Fabulous Fiction Firsts #488 - “I was made and meant to look for you and wait for you and become yours forever.” ~ Robert Browning

I am so pleased to have discovered The Awakening of Miss Prim * by Natalia Sanmartin Fenollera, a charming and intelligent debut novel that is already a bestseller in Europe.

An ad for the post of a librarian for a private collection brings Prudencia Prim to the remote French village of San Ireneo de Arnois. Intelligence, highly accomplished and self-assured, she accepts the job (we will find out the reasons soon enough) though she finds the situation highly peculiar. Her employer "the man in the wingchair", a book-loving intellectual, is dashing yet "stubborn, domineering, and arrogant" (his own words), always ready with a critique of her cherished Jane Austen and Louisa May Alcott. What disturbs Prudencia most is the flock of children that "the man in the wingchair" is determined to home-school with a most unconventional curriculum.

As Prudencia settles into her routine and gets acquainted with the neighbors and the villagers, she finds them capable of charm and eccentricity in equal measure, determined as they are to preserve their singular little community from the modern world outside. Her hope for friendship might indeed open her heart for much more. "Set against a backdrop of steaming cups of tea, freshly baked cakes, and lovely company, The Awakening of Miss Prim is a distinctive and delightfully entertaining tale of literature, philosophy, and the search for happiness."

In a recent interview with the Madrid-based investigative-journalist-turned-author, she disclosed that the Village of San Irenoe de Arnois is an imaginary place, inspired by the European tradition; where small communities were often built near abbeys; where people’s lives have a human scale; and where tradition and culture are regarded as treasures - a welcome respite and curiosity in "a world that’s so fast and so noisy." Sorry, folks. Hope you haven't packed your bags already.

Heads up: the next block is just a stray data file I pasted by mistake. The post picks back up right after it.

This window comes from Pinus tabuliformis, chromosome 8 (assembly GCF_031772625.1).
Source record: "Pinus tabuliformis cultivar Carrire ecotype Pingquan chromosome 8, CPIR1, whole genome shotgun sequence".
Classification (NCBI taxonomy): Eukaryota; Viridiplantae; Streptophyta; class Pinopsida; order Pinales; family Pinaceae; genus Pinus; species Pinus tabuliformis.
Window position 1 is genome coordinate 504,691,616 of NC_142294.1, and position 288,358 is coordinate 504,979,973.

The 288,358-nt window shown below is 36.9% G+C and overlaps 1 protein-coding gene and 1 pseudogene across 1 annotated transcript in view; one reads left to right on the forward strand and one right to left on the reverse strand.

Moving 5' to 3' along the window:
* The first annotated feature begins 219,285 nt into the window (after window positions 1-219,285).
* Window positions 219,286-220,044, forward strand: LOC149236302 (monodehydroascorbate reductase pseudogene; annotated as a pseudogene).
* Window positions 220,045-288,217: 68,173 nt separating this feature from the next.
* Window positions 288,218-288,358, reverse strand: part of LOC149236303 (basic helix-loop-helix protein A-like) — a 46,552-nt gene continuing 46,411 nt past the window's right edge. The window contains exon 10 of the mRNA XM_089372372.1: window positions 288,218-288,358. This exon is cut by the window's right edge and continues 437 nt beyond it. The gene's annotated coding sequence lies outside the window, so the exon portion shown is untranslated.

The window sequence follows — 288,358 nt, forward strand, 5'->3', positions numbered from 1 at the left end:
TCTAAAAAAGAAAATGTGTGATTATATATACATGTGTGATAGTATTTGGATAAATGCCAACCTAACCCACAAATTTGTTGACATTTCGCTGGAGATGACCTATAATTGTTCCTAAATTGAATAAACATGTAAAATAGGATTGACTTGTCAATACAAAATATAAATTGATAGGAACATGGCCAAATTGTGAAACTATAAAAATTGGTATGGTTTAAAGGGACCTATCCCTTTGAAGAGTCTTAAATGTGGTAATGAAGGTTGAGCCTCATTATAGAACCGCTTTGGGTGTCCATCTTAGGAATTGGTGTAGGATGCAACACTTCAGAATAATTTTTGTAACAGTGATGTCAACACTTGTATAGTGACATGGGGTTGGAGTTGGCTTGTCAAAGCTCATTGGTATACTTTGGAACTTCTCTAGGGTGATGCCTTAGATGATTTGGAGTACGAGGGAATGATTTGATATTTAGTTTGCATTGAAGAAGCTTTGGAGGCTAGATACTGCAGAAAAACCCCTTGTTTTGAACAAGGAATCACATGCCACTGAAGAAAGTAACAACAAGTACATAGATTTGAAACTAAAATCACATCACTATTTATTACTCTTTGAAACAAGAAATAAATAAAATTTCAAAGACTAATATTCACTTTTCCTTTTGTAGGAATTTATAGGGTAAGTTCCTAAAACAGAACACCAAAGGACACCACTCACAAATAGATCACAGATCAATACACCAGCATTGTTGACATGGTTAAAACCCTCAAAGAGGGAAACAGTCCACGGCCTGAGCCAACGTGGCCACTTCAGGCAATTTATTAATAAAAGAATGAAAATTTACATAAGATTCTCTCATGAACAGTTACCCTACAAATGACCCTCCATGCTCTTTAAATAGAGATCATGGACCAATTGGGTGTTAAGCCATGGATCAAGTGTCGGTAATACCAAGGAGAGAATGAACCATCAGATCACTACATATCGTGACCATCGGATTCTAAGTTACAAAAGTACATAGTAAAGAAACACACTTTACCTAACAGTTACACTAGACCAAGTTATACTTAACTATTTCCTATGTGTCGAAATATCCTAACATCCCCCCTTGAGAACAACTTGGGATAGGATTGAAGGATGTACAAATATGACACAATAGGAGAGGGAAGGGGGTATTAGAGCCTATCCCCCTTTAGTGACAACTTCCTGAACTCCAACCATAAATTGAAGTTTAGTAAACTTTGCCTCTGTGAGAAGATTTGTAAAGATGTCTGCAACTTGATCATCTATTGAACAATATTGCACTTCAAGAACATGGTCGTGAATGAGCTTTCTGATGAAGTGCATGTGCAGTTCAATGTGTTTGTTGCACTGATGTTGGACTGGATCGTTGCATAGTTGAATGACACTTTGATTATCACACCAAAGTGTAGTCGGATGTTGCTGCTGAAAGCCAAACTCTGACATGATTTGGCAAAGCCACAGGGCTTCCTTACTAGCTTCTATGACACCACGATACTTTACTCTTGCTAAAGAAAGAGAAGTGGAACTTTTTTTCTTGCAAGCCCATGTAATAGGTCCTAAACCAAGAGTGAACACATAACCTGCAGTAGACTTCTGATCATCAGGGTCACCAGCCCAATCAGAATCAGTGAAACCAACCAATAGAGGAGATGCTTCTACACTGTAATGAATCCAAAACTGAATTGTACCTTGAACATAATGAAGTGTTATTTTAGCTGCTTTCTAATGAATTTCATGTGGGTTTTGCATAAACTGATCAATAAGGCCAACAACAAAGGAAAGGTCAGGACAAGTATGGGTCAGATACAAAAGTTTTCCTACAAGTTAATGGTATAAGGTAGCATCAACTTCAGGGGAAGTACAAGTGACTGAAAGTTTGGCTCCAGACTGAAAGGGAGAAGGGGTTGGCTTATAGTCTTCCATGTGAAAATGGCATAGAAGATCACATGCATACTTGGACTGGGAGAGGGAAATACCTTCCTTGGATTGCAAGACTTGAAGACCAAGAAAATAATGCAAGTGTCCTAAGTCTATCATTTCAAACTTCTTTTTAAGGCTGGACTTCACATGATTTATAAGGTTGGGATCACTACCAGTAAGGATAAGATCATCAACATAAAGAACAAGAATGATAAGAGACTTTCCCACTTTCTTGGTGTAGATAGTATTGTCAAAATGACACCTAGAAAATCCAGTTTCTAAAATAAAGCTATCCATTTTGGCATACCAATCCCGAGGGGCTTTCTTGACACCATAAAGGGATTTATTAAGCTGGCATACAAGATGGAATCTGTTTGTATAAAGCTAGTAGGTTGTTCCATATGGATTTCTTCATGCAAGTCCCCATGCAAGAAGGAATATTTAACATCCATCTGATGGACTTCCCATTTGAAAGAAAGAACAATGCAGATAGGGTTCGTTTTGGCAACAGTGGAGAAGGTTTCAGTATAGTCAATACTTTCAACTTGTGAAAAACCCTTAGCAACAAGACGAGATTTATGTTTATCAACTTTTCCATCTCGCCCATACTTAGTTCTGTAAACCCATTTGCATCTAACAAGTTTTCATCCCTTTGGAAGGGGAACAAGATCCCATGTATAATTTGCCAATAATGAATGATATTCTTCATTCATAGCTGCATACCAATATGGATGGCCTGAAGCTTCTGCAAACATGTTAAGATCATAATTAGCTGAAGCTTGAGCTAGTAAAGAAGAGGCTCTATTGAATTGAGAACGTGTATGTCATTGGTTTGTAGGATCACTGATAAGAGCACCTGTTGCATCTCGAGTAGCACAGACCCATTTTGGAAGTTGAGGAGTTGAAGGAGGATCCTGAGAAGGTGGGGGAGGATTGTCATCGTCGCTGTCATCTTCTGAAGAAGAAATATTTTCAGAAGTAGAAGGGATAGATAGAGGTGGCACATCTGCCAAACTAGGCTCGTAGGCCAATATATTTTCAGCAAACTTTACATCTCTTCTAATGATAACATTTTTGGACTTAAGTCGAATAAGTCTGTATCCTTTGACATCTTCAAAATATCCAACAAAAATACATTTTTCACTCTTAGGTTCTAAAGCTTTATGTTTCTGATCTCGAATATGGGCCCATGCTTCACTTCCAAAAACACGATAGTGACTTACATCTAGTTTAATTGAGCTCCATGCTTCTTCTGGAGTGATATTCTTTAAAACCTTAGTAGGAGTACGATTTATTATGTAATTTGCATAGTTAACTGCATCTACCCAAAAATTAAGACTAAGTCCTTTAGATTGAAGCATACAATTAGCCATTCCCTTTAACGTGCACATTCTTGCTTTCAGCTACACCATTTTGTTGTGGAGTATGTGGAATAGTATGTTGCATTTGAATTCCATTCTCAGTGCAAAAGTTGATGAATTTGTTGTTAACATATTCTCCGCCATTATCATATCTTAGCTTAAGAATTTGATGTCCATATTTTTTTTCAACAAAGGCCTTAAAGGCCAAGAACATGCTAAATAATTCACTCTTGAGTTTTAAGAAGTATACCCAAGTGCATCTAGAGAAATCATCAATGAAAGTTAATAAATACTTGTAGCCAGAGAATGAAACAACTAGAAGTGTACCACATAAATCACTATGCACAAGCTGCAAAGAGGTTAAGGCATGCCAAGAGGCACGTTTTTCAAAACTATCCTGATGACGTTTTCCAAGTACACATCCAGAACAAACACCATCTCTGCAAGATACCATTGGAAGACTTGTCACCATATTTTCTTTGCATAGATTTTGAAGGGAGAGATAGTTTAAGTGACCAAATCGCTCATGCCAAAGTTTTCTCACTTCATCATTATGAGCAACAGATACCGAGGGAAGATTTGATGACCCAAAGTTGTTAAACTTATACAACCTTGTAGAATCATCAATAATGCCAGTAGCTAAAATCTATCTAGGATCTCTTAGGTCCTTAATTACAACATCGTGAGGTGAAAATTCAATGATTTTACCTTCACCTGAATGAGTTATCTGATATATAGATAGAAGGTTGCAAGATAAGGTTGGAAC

For Pym and Von Arnim readers, this is an author to watch.

* = starred review

My Life in Middlemarch

All avid readers have at least one book that has had a profound impact on their life. For Rebecca Mead that book is Middlemarch. She explores this connection between individual and text in My Life in Middlemarch, a fabulous mixture of biography, memoir, and literary criticism. Mead demonstrates how a novel can speak to an individual on multiple levels and engage with readers. This is not a typical memoir which is author-centric. Instead the focus is more on George Eliot’s biography and how it relates to her work (Middlemarch in particular).

There is a lovely quote near the middle of the book which captures Mead’s view of literature and the overall tone of My Life in Middlemarch, “A book may not tell us exactly how to live our own lives, but our own lives can teach us how to read a book.”

October is Bat Appreciation Month

Do you like bananas, cocoa, or agave? You can thank bats for that! (Bats are major pollinators of those plants.) Do you hate pesky insects like flies, mosquitoes, and gnats? You can thank bats for eating those! (One bat can eat up to 5,000 insects a night!) Bats are an extremely important part of the ecosystem, and now is a great time to celebrate how wonderful they are. October is Bat Appreciation Month, and boy do we have a lot of bat books and DVDs for you to check out!